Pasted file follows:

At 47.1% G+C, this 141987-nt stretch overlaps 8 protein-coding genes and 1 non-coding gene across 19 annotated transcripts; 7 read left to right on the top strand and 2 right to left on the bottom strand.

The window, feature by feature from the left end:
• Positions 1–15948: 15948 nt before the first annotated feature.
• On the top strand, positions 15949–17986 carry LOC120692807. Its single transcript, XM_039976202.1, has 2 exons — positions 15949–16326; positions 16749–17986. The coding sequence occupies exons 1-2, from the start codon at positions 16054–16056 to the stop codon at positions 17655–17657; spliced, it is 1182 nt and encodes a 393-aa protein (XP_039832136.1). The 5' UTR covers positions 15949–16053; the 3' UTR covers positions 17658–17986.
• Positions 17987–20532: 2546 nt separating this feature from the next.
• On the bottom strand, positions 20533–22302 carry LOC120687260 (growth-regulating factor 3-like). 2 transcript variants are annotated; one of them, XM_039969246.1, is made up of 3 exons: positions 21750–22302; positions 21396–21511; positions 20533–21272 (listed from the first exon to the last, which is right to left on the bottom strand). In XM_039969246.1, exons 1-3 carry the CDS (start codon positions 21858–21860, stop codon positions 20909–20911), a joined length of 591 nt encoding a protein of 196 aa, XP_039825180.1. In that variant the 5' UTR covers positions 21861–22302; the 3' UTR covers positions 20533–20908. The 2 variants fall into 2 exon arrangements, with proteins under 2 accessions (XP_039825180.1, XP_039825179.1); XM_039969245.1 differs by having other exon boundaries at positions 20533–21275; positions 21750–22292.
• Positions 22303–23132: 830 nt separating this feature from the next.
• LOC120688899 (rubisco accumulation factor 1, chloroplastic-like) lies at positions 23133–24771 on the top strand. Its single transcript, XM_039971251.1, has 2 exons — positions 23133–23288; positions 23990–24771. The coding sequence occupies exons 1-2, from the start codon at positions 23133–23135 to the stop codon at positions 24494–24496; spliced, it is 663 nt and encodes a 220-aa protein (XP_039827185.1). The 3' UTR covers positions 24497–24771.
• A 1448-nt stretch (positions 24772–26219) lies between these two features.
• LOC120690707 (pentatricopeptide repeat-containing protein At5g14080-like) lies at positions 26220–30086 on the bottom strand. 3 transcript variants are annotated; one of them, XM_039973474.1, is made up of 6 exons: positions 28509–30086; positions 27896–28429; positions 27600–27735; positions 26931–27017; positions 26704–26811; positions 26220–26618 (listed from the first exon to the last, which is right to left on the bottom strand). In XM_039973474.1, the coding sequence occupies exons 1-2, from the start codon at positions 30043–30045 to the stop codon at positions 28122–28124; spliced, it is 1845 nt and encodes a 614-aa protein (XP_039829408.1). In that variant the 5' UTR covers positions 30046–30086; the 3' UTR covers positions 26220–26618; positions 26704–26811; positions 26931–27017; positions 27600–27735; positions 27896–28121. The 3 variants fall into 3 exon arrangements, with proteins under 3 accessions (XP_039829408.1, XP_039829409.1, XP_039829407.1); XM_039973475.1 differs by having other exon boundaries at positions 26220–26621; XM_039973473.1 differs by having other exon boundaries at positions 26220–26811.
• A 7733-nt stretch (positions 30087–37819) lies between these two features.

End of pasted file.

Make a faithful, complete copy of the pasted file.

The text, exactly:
At 47.1% G+C, this 141987-nt stretch overlaps 8 protein-coding genes and 1 non-coding gene across 19 annotated transcripts; 7 read left to right on the top strand and 2 right to left on the bottom strand.

The window, feature by feature from the left end:
• Positions 1–15948: 15948 nt before the first annotated feature.
• On the top strand, positions 15949–17986 carry LOC120692807. Its single transcript, XM_039976202.1, has 2 exons — positions 15949–16326; positions 16749–17986. The coding sequence occupies exons 1-2, from the start codon at positions 16054–16056 to the stop codon at positions 17655–17657; spliced, it is 1182 nt and encodes a 393-aa protein (XP_039832136.1). The 5' UTR covers positions 15949–16053; the 3' UTR covers positions 17658–17986.
• Positions 17987–20532: 2546 nt separating this feature from the next.
• On the bottom strand, positions 20533–22302 carry LOC120687260 (growth-regulating factor 3-like). 2 transcript variants are annotated; one of them, XM_039969246.1, is made up of 3 exons: positions 21750–22302; positions 21396–21511; positions 20533–21272 (listed from the first exon to the last, which is right to left on the bottom strand). In XM_039969246.1, exons 1-3 carry the CDS (start codon positions 21858–21860, stop codon positions 20909–20911), a joined length of 591 nt encoding a protein of 196 aa, XP_039825180.1. In that variant the 5' UTR covers positions 21861–22302; the 3' UTR covers positions 20533–20908. The 2 variants fall into 2 exon arrangements, with proteins under 2 accessions (XP_039825180.1, XP_039825179.1); XM_039969245.1 differs by having other exon boundaries at positions 20533–21275; positions 21750–22292.
• Positions 22303–23132: 830 nt separating this feature from the next.
• LOC120688899 (rubisco accumulation factor 1, chloroplastic-like) lies at positions 23133–24771 on the top strand. Its single transcript, XM_039971251.1, has 2 exons — positions 23133–23288; positions 23990–24771. The coding sequence occupies exons 1-2, from the start codon at positions 23133–23135 to the stop codon at positions 24494–24496; spliced, it is 663 nt and encodes a 220-aa protein (XP_039827185.1). The 3' UTR covers positions 24497–24771.
• A 1448-nt stretch (positions 24772–26219) lies between these two features.
• LOC120690707 (pentatricopeptide repeat-containing protein At5g14080-like) lies at positions 26220–30086 on the bottom strand. 3 transcript variants are annotated; one of them, XM_039973474.1, is made up of 6 exons: positions 28509–30086; positions 27896–28429; positions 27600–27735; positions 26931–27017; positions 26704–26811; positions 26220–26618 (listed from the first exon to the last, which is right to left on the bottom strand). In XM_039973474.1, the coding sequence occupies exons 1-2, from the start codon at positions 30043–30045 to the stop codon at positions 28122–28124; spliced, it is 1845 nt and encodes a 614-aa protein (XP_039829408.1). In that variant the 5' UTR covers positions 30046–30086; the 3' UTR covers positions 26220–26618; positions 26704–26811; positions 26931–27017; positions 27600–27735; positions 27896–28121. The 3 variants fall into 3 exon arrangements, with proteins under 3 accessions (XP_039829408.1, XP_039829409.1, XP_039829407.1); XM_039973475.1 differs by having other exon boundaries at positions 26220–26621; XM_039973473.1 differs by having other exon boundaries at positions 26220–26811.
• A 7733-nt stretch (positions 30087–37819) lies between these two features.